Testing massive star evolution, star-formation history, and feedback at low metallicity: Photometric analysis of OB stars in the SMC Wing

Fulmer, Leah M.; Gallagher, John S., III; Hamann, Wolf-Rainer; Oskinova, Lida M.; Ramachandran, Varsha

The supergiant ionized shell SMC-SGS 1 (DEM 167), located in the outer Wing of the Small Magellanic Cloud (SMC), resembles structures that originate from an energetic star-formation event and later stimulate star formation as they expand into the ambient medium. However, stellar populations within and surrounding SMC-SGS 1 tell a different story. We present a photometric study of the stellar population encompassed by SMC-SGS 1 in order to trace the history of this structure and its potential influence on star formation within the low-density, low-metallicity SMC Wing. For a stellar population that is physically associated with SMC-SGS 1, we combined near-ultraviolet (NUV) photometry from the Galaxy Evolution Explorer (GALEX) with archival optical (V-band) photometry from the ESO Danish 1.54m Telescope. Given their colors and luminosities, we estimated stellar ages and masses by matching observed photometry to theoretical stellar isochrone models. We find that the investigated region supports an active, extended star-formation event spanning ~ 25 - 40 Myr ago, as well as continued star formation into the present. Using a standard initial mass function (IMF), we infer a lower bound on the stellar mass from this period of ~ 3 104 M_sun, corresponding to a star-formation intensity of ~ 6 10-3 M_sun kpc-2 yr-1. The spatial and temporal distributions of young stars encompassed by SMC-SGS 1 imply a slow, consistent progression of star formation over millions of years. Ongoing star formation along the edge of and interior to SMC-SGS 1 suggests a combined stimulated and stochastic mode of star formation within the SMC Wing. A slow expansion of the shell within this low-density environment may preserve molecular clouds within the volume of the shell, leaving them to form stars even after nearby stellar feedback expels local gas and dust.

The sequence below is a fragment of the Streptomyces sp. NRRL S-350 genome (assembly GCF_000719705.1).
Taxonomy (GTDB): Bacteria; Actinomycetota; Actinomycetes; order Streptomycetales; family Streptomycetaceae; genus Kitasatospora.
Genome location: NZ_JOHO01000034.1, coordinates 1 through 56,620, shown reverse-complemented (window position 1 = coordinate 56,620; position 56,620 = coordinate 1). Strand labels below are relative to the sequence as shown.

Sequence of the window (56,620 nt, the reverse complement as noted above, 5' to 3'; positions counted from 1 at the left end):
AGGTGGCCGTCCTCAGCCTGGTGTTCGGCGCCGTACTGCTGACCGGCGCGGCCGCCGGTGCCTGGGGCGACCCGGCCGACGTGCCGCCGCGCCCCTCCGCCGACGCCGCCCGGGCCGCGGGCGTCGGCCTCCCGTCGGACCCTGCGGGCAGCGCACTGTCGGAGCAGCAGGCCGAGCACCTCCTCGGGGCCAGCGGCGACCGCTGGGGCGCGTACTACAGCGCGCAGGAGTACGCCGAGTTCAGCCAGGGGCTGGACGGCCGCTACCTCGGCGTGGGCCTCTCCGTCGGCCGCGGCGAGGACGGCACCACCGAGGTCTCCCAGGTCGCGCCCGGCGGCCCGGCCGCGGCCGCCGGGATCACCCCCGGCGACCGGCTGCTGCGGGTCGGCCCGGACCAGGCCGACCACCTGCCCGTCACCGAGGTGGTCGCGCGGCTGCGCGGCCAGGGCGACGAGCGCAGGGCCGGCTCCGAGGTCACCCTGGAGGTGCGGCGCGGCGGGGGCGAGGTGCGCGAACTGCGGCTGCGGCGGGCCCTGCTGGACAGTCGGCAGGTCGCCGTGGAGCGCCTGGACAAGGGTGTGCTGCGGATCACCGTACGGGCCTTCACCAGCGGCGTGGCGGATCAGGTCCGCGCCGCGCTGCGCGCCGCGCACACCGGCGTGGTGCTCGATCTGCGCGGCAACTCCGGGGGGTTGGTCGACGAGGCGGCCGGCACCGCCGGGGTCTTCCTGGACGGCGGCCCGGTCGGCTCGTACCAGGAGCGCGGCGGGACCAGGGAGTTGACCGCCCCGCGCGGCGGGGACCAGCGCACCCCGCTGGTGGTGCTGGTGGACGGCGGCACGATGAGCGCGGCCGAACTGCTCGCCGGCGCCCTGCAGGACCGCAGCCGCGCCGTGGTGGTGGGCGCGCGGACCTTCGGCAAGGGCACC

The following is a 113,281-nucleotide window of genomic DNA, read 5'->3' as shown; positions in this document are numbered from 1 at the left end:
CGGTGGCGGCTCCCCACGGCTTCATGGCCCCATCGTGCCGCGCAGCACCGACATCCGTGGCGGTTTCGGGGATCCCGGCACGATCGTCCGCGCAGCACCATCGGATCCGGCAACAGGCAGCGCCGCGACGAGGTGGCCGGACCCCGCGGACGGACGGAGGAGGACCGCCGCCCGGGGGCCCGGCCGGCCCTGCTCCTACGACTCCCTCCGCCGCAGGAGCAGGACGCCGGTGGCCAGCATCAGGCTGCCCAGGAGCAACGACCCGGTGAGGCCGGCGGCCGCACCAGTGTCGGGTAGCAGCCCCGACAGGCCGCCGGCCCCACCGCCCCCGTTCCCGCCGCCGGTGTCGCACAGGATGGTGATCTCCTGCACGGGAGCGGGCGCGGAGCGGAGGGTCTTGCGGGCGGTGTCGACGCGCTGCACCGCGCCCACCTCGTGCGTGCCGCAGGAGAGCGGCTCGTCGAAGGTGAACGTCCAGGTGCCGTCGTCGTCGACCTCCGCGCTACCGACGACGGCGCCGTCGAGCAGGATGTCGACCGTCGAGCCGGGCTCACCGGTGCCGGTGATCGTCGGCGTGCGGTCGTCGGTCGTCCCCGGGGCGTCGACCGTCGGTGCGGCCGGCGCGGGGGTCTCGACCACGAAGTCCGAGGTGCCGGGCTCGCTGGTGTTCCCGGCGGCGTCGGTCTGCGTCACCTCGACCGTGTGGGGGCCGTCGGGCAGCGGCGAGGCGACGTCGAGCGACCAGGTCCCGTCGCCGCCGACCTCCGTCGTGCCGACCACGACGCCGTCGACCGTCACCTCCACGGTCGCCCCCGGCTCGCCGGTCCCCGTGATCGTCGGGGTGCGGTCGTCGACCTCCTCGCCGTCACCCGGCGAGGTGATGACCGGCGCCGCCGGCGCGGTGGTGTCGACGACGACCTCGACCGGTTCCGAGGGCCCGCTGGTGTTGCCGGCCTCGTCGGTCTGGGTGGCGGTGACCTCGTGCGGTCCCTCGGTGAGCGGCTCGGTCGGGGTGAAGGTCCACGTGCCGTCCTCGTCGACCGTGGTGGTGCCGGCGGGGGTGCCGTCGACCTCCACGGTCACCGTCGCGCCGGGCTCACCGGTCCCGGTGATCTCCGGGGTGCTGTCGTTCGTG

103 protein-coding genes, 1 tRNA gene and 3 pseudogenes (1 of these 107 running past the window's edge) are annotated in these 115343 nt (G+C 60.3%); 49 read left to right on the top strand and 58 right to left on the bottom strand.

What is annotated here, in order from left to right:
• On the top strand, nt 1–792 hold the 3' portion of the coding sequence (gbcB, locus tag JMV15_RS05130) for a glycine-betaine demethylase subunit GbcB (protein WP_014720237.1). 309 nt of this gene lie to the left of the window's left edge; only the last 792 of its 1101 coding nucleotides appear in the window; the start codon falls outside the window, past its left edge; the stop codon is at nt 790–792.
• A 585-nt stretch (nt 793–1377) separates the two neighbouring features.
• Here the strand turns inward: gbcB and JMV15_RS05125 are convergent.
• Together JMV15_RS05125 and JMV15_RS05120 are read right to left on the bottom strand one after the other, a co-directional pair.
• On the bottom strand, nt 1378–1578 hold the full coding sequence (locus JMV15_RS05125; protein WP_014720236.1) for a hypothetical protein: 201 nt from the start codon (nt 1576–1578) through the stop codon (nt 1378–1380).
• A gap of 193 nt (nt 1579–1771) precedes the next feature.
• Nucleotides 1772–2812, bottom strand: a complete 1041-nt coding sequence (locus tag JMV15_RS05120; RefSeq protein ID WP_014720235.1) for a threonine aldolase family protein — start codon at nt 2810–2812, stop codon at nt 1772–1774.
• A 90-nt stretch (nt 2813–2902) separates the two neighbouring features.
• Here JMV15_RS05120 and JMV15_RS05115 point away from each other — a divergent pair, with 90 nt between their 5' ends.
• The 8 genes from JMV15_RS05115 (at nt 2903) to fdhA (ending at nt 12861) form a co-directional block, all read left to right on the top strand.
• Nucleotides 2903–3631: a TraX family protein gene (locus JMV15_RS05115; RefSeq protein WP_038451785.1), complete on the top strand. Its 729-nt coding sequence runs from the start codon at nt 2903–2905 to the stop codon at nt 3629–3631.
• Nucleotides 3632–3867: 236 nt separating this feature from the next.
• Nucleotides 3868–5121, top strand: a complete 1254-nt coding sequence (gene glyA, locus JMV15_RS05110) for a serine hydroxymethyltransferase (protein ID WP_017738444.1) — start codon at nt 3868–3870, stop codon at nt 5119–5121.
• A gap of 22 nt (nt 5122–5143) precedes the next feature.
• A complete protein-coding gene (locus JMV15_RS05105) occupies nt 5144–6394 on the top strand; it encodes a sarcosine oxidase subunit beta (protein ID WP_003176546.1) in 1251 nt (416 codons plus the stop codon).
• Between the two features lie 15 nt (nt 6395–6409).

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This paper in ADS

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